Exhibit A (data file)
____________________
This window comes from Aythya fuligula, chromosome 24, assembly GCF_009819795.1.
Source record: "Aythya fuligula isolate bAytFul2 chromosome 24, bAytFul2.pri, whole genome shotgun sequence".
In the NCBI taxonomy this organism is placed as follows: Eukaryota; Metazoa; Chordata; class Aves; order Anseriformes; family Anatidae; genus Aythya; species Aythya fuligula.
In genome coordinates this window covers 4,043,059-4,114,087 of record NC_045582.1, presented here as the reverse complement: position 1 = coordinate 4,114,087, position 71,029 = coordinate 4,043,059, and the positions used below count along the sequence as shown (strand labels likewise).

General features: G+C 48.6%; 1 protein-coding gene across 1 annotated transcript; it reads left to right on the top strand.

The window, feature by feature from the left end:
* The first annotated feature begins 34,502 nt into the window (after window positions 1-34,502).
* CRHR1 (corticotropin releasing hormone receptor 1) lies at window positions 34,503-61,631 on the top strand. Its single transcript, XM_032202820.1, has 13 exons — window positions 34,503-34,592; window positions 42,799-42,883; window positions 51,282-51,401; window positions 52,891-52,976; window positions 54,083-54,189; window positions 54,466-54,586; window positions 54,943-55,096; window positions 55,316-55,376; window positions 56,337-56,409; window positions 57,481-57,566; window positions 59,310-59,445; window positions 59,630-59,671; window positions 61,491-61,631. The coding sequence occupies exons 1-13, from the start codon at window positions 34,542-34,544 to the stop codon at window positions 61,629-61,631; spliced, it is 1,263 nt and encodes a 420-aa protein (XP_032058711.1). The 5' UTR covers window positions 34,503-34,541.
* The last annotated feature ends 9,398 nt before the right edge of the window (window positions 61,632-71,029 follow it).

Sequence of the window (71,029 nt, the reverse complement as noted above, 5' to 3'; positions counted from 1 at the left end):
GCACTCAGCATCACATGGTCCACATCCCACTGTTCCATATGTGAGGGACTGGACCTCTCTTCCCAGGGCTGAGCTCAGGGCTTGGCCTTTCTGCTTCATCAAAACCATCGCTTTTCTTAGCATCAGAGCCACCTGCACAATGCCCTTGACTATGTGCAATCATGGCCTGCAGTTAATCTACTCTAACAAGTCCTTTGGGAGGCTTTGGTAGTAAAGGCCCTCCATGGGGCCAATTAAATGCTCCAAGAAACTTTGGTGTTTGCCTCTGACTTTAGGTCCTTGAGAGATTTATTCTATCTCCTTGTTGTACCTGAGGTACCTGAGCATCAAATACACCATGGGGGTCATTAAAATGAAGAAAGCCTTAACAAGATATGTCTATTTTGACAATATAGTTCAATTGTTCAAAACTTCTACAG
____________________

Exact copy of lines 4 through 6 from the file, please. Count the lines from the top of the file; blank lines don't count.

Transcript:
In genome coordinates this window covers 4,043,059-4,114,087 of record NC_045582.1, presented here as the reverse complement: position 1 = coordinate 4,114,087, position 71,029 = coordinate 4,043,059, and the positions used below count along the sequence as shown (strand labels likewise).

General features: G+C 48.6%; 1 protein-coding gene across 1 annotated transcript; it reads left to right on the top strand.

The window, feature by feature from the left end: